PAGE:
Although I loved so many aspects of The Start of Me and You, what worked for me was the concentration on friendships and how much they can help you when you have the right friends. For part of the novel Paige is frustrated with her friend Kayleigh because Paige can see that she is making a poor life choice, but Paige knows nothing  she says will make Kayleigh see it. We’ve all been there, or at least I know I have been there. And it’s painful and it doesn’t always work out in the “right” away but never once wavered being friend with Kayleigh she was always there for Kayleigh, even if Paige wanted to rip her hair out. Friendship wasn’t wrapped in a neat bow here, particularly because Paige doesn’t understand why her friends say with her.

Tessa (Paige’s closest friend) lived through losing Aaron right beside me. It seemed unfair that she was always the one supporting me. Her life would have been so much lighter if it weren’t entwined with mine.–p172, printed ARC.

This gutted me. Because although I have not suffered that great loss, I understand what it’s like to have friends and not believe that I deserve them. From blogger friends, to friends that live near me in Phoenix, to online best friends that have become in person friends that happen to live thousands of miles away from me. All of them have something in common, besides being my friend, is that when I have my lowest of lows, I don’t get why their lives are entwined with mine. Why they stay. When Paige said this I wanted to crawl into the book and hug her so hard.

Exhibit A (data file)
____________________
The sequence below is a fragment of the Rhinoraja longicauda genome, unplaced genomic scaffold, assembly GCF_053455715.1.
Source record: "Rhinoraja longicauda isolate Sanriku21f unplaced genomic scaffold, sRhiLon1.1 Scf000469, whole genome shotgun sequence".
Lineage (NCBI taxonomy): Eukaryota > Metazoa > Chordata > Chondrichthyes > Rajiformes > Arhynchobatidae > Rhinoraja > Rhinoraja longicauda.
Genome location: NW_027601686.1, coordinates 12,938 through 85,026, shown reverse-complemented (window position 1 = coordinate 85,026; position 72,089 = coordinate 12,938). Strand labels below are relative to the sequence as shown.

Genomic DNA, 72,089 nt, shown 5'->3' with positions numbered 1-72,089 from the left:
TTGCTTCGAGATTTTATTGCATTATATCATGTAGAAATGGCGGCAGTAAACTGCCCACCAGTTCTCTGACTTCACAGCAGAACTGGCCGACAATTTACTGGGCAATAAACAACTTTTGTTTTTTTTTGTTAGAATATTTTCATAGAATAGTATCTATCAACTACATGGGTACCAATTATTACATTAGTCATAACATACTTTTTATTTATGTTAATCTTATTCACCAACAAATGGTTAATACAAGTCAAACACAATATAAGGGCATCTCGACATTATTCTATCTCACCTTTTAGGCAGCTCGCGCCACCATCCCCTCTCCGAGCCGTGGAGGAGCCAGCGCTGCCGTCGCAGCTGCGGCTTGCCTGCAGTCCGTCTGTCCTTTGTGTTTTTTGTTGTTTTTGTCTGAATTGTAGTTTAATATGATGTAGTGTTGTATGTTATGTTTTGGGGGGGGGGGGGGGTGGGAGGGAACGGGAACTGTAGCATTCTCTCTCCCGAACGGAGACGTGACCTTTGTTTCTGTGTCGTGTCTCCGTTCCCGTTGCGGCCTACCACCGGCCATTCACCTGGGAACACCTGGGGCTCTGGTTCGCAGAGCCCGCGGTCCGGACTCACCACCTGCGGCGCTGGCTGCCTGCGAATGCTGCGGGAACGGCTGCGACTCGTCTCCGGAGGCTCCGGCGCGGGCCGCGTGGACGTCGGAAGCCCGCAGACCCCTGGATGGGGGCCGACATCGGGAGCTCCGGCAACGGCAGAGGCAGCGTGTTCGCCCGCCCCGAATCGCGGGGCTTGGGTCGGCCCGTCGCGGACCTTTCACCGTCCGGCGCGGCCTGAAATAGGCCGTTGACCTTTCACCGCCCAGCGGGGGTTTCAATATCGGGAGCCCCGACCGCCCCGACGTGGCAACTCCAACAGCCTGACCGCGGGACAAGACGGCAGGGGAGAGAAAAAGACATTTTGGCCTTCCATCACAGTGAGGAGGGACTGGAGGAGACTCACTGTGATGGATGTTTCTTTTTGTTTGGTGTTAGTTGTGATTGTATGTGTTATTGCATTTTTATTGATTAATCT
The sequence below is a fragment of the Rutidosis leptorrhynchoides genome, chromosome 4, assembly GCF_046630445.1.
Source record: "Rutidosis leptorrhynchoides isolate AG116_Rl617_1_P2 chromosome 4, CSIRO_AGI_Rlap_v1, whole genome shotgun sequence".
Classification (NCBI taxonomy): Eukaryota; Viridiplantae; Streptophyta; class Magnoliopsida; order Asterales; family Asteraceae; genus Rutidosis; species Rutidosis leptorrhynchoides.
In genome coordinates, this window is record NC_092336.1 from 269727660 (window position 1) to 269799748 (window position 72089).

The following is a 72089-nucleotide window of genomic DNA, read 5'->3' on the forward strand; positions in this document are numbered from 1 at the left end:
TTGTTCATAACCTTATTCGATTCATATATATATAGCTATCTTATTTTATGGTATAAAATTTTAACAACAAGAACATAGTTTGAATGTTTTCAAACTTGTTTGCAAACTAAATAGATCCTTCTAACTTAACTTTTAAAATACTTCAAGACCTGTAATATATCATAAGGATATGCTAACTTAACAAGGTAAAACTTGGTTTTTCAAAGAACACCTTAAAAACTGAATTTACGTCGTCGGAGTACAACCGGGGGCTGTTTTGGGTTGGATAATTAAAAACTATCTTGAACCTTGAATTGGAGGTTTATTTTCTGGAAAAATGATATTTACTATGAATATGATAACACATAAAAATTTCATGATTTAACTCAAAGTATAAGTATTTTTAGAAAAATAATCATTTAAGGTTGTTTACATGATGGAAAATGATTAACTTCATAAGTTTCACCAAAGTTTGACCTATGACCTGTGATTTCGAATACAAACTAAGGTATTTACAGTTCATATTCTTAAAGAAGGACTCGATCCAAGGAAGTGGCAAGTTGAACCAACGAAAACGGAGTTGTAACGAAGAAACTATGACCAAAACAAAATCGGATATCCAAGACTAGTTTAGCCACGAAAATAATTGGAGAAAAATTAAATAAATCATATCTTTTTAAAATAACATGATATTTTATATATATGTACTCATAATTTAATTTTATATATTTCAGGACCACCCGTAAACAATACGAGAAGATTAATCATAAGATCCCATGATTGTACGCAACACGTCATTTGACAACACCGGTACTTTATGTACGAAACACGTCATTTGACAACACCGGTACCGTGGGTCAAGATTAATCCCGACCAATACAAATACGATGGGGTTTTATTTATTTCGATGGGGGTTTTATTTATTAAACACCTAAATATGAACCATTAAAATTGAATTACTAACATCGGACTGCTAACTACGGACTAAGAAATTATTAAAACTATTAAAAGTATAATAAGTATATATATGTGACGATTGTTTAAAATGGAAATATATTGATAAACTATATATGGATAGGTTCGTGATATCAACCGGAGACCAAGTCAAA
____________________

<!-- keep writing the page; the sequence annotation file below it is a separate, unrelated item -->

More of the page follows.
I also enjoyed the use of not only the High School English class, but also quiz bowl and how Lord made it not only work for Paige, but also made Paige grow outside her comfort zone which was interesting to see. There of course is an adorable boy named Max, who Paige ignores for the longest time, because it’s just Max and she cares for his cousin Ryan. What I enjoyed was how Max and Ryan joined Paige’s fold of friends. They were all welcomed quirks and all. If anything they made the four girls stronger and it was refreshing to see.